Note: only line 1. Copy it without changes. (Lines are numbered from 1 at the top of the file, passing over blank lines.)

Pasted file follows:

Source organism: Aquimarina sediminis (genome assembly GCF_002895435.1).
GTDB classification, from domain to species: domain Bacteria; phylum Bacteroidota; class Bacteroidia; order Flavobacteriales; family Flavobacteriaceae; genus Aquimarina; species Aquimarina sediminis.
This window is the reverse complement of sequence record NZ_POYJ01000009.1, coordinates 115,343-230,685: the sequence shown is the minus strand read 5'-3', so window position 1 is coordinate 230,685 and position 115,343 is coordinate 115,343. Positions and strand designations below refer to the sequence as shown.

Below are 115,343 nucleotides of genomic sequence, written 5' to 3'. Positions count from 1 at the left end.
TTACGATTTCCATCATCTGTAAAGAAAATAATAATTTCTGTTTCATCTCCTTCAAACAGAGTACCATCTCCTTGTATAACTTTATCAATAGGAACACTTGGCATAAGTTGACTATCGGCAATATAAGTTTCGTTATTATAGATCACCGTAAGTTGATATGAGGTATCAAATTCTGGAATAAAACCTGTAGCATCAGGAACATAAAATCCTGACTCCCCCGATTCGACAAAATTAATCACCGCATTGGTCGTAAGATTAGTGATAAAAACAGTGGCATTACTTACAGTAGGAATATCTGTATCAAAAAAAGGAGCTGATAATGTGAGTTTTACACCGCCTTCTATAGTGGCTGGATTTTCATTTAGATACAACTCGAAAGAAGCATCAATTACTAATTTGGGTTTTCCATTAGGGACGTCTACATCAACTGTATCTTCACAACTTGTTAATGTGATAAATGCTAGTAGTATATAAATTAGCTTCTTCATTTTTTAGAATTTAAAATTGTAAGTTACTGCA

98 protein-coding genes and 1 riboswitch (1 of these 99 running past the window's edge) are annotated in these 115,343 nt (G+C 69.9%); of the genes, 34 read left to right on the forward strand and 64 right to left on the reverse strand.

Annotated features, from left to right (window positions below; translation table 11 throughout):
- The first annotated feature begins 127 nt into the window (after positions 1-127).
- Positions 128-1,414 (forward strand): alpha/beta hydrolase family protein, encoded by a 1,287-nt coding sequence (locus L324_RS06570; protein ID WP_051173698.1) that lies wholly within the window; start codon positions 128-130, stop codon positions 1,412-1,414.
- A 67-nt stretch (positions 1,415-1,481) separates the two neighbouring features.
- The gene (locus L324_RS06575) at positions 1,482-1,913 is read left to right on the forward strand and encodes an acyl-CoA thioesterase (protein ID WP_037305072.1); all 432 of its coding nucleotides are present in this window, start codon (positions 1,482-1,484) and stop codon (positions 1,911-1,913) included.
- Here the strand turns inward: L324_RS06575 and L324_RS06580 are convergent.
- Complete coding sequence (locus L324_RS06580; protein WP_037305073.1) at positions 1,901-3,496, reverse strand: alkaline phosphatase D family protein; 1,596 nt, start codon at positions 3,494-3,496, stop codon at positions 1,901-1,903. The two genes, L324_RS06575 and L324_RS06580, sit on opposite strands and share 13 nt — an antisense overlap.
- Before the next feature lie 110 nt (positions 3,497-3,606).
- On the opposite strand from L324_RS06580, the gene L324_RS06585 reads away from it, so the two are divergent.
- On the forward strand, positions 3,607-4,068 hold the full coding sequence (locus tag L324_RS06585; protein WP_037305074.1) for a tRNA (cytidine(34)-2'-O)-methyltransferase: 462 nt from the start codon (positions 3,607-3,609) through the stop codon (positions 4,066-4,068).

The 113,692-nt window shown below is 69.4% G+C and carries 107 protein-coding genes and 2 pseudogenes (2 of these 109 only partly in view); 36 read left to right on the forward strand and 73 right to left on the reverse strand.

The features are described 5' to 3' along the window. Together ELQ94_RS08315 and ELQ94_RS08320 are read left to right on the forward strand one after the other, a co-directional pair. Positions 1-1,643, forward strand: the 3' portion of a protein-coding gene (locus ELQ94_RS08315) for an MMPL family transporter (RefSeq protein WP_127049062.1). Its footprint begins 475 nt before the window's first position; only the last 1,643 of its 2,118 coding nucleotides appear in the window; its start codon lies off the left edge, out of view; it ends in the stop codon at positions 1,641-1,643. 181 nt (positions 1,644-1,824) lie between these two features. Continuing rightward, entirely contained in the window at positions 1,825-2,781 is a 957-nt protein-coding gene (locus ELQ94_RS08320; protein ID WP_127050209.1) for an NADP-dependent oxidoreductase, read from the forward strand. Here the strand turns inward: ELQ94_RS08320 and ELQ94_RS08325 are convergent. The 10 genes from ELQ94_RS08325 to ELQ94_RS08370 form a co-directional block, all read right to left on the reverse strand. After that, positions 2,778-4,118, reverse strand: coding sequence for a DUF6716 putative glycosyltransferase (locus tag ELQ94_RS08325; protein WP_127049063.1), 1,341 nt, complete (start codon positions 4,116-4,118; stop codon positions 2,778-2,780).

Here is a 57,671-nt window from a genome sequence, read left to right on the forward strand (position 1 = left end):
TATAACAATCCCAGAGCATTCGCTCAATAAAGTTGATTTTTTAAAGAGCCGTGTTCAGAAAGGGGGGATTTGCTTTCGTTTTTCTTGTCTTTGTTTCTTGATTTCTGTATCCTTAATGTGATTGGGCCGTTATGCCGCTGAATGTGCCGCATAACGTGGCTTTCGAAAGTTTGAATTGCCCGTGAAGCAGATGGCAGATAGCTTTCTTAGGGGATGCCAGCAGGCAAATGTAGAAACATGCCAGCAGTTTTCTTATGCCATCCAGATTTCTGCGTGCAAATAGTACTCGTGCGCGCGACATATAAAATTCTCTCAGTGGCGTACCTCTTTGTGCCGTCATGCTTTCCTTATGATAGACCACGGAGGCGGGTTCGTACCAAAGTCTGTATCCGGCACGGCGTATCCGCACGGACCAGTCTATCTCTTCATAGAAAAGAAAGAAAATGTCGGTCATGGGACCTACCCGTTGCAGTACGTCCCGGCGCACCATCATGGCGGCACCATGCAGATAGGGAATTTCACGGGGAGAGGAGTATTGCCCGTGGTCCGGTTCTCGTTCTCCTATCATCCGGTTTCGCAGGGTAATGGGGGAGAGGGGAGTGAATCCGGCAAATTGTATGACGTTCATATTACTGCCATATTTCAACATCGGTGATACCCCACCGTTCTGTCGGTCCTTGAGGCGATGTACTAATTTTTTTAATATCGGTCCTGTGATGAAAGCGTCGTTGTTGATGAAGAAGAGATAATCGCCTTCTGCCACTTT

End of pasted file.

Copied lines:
Source organism: Aquimarina sediminis (genome assembly GCF_002895435.1).